Science reckons climate change is making beer taste worse - here's how
Rock News
Rock News

Science reckons climate change is making beer taste worse - here's how

We haven't stopped to think if the beer is enjoying the day drinks.

Has your beer been a bit lacking in the 'get in me' department lately? New research says you can blame that on climate change. 

Hops are a key ingredient in beer, and their quality is worsening due to hot and drier weather conditions. The Czech Academy of Sciences (CAS) and Cambridge University looked at the average amount of hops farmed from 1971 to 1994 and 1995 to 2018 and found that the ingredient’s acid levels are lowering, meaning the taste will change. 

They also discovered a 20% decrease in output. So there are fewer hops and the ones that do exist are beginning to taste funky. 

Martin Mozny, the co-author of the research paper, told the BBC farmers will have to switch things up to ensure a lot of good beer can still be made. 

“Failure to adapt will jeopardise the profitability of hop growing in some areas. The consequence will be lower production and a higher price for brewers."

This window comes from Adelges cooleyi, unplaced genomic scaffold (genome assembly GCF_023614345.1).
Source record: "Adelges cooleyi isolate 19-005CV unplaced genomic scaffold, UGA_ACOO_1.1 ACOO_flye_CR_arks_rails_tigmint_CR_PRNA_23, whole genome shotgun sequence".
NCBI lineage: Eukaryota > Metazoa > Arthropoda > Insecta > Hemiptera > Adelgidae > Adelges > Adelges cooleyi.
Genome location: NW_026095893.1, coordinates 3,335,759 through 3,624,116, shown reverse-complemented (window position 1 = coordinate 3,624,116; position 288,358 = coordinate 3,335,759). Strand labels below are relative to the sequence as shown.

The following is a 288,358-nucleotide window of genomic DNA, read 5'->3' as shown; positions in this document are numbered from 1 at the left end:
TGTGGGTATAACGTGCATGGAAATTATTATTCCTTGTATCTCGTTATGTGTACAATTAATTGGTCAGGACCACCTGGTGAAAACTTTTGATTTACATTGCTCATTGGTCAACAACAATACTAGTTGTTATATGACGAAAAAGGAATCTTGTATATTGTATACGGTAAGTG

Like a basketballer who wants to dunk, the farmers have been trying to get their hops up. The BBC reports they’ve been “moving farms higher up valleys where there is more rainfall and installing irrigation systems”. But the study says more action is needed. 

So, in the famous words of Bear Grylls, I plead to hop farmers of the world: “Improvise, adapt, overcome.”

It’s been a bad few months for beer buyers. Earlier this year the NZ government increased the excise tax on alcohol, leading to higher prices.

In July, Stuff reporter Oliva Caldwell set out to find the cheapest 1-litre jug of beer in New Zealand. The Morning Rumble talked to her about her findings. 

During the interview with Olivia, Rock listeners bombarded the text machine with jugs that beat Lumsden’s on price. We took all those suggestions and put them into a nice list that you should probably have bookmarked. 

Here’s hoping hop farmers can win the battle against climate change and keep beers as good as they can be.